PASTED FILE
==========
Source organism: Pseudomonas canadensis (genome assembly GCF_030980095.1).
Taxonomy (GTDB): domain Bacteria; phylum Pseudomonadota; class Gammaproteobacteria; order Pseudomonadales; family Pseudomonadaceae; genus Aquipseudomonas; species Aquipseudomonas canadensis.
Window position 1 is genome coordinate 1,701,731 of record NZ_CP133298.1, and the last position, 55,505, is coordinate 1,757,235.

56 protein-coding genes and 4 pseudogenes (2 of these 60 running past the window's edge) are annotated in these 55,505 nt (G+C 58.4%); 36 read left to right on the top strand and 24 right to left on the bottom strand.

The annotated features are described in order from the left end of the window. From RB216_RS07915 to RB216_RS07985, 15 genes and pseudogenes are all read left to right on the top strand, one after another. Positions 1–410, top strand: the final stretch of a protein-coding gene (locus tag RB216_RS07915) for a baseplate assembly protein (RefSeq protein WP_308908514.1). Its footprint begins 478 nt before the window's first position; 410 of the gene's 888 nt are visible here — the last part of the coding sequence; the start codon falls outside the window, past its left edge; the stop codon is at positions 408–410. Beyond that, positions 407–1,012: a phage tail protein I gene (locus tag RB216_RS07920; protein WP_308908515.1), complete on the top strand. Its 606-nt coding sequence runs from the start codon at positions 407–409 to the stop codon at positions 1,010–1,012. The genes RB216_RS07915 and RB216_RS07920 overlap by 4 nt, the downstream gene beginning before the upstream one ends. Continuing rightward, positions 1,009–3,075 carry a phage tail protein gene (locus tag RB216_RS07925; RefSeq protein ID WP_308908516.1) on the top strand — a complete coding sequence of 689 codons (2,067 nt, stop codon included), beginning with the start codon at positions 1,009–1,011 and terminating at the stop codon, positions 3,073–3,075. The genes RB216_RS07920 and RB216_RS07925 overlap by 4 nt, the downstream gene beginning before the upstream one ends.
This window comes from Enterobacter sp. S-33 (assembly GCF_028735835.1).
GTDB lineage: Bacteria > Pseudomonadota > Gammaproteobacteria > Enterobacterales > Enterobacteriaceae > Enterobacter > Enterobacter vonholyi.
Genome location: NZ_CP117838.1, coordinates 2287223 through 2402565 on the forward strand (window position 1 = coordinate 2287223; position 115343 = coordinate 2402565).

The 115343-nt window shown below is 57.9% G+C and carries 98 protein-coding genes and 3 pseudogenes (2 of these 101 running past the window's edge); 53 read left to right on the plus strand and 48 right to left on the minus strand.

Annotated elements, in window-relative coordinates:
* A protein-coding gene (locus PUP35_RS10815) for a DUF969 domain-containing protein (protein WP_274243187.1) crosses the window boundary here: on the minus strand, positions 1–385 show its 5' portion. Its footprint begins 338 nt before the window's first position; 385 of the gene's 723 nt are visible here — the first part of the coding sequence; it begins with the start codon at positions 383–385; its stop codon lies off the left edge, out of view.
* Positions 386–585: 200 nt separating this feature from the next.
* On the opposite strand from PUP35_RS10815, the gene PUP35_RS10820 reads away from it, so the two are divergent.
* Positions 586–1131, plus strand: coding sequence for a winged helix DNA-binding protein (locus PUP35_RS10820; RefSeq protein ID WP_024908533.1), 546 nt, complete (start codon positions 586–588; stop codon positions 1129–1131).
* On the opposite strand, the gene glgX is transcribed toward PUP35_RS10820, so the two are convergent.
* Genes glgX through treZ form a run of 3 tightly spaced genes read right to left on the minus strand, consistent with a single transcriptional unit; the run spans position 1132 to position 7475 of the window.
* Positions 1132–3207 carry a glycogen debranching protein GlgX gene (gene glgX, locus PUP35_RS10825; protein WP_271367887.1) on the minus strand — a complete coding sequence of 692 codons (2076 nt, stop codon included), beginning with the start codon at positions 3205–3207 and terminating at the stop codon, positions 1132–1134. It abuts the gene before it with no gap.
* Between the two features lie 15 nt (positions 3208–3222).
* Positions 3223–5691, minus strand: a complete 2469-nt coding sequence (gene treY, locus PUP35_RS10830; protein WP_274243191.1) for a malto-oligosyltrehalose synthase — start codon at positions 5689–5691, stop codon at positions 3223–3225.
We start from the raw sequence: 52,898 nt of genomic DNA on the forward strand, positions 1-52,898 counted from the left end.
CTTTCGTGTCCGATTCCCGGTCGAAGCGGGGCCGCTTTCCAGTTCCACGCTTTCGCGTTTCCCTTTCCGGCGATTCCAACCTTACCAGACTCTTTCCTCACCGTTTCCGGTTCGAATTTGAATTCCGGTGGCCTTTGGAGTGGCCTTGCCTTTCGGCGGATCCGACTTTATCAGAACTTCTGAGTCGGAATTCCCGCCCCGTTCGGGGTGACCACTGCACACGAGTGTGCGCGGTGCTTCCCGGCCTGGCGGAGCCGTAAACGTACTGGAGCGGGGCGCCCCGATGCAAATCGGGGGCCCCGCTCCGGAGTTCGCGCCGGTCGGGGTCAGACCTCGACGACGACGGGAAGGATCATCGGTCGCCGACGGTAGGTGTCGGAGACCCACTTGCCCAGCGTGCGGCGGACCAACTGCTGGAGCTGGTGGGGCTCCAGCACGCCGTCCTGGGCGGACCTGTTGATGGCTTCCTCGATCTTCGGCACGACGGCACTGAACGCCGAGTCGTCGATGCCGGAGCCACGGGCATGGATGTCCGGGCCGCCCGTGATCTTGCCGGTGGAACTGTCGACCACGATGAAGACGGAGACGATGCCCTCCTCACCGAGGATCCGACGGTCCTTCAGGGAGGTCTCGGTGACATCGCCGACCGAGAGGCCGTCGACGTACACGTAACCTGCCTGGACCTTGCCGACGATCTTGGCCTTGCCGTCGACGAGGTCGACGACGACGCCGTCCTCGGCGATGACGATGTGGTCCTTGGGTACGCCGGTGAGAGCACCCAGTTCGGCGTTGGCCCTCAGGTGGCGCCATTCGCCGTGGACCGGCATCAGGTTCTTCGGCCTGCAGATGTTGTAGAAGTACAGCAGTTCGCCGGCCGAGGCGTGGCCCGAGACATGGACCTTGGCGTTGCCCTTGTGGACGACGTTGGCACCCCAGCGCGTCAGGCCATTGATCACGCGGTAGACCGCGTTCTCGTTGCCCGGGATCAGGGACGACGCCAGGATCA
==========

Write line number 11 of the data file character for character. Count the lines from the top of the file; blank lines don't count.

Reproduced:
* A protein-coding gene (locus PUP35_RS10815) for a DUF969 domain-containing protein (protein WP_274243187.1) crosses the window boundary here: on the minus strand, positions 1–385 show its 5' portion. Its footprint begins 338 nt before the window's first position; 385 of the gene's 723 nt are visible here — the first part of the coding sequence; it begins with the start codon at positions 383–385; its stop codon lies off the left edge, out of view.